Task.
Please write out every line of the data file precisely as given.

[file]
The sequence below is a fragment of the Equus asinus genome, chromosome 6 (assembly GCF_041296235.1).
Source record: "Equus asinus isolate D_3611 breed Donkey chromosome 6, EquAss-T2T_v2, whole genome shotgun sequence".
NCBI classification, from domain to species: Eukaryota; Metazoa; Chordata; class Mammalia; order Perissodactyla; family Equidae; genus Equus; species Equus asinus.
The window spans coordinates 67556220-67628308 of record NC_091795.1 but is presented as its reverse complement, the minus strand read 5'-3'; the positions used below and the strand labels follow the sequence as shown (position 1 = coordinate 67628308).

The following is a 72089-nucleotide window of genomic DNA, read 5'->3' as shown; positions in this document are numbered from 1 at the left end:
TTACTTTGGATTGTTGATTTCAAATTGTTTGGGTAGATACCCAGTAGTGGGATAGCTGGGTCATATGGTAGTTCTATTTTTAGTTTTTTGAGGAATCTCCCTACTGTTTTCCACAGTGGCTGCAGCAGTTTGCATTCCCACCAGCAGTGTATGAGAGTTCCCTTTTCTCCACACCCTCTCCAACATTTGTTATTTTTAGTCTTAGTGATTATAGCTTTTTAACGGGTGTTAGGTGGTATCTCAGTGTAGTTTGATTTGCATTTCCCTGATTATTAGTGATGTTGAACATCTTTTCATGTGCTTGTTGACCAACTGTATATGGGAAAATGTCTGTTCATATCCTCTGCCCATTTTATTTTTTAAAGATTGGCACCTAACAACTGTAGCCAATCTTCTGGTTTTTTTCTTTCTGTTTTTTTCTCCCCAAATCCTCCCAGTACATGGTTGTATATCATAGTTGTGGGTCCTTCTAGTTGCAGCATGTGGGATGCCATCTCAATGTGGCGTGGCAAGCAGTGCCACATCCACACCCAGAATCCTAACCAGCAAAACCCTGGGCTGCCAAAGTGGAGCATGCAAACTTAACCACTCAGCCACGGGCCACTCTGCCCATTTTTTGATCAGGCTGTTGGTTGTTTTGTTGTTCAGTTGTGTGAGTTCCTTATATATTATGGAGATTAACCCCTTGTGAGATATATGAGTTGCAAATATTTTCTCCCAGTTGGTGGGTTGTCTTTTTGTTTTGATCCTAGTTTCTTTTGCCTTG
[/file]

The sequence below is a fragment of the Equus asinus genome, chromosome 6 (assembly GCF_041296235.1).
Source record: "Equus asinus isolate D_3611 breed Donkey chromosome 6, EquAss-T2T_v2, whole genome shotgun sequence".
NCBI classification, from domain to species: Eukaryota; Metazoa; Chordata; class Mammalia; order Perissodactyla; family Equidae; genus Equus; species Equus asinus.
The window spans coordinates 67556220-67628308 of record NC_091795.1 but is presented as its reverse complement, the minus strand read 5'-3'; the positions used below and the strand labels follow the sequence as shown (position 1 = coordinate 67628308).

The following is a 72089-nucleotide window of genomic DNA, read 5'->3' as shown; positions in this document are numbered from 1 at the left end:
TTACTTTGGATTGTTGATTTCAAATTGTTTGGGTAGATACCCAGTAGTGGGATAGCTGGGTCATATGGTAGTTCTATTTTTAGTTTTTTGAGGAATCTCCCTACTGTTTTCCACAGTGGCTGCAGCAGTTTGCATTCCCACCAGCAGTGTATGAGAGTTCCCTTTTCTCCACACCCTCTCCAACATTTGTTATTTTTAGTCTTAGTGATTATAGCTTTTTAACGGGTGTTAGGTGGTATCTCAGTGTAGTTTGATTTGCATTTCCCTGATTATTAGTGATGTTGAACATCTTTTCATGTGCTTGTTGACCAACTGTATATGGGAAAATGTCTGTTCATATCCTCTGCCCATTTTATTTTTTAAAGATTGGCACCTAACAACTGTAGCCAATCTTCTGGTTTTTTTCTTTCTGTTTTTTTCTCCCCAAATCCTCCCAGTACATGGTTGTATATCATAGTTGTGGGTCCTTCTAGTTGCAGCATGTGGGATGCCATCTCAATGTGGCGTGGCAAGCAGTGCCACATCCACACCCAGAATCCTAACCAGCAAAACCCTGGGCTGCCAAAGTGGAGCATGCAAACTTAACCACTCAGCCACGGGCCACTCTGCCCATTTTTTGATCAGGCTGTTGGTTGTTTTGTTGTTCAGTTGTGTGAGTTCCTTATATATTATGGAGATTAACCCCTTGTGAGATATATGAGTTGCAAATATTTTCTCCCAGTTGGTGGGTTGTCTTTTTGTTTTGATCCTAGTTTCTTTTGCCTTG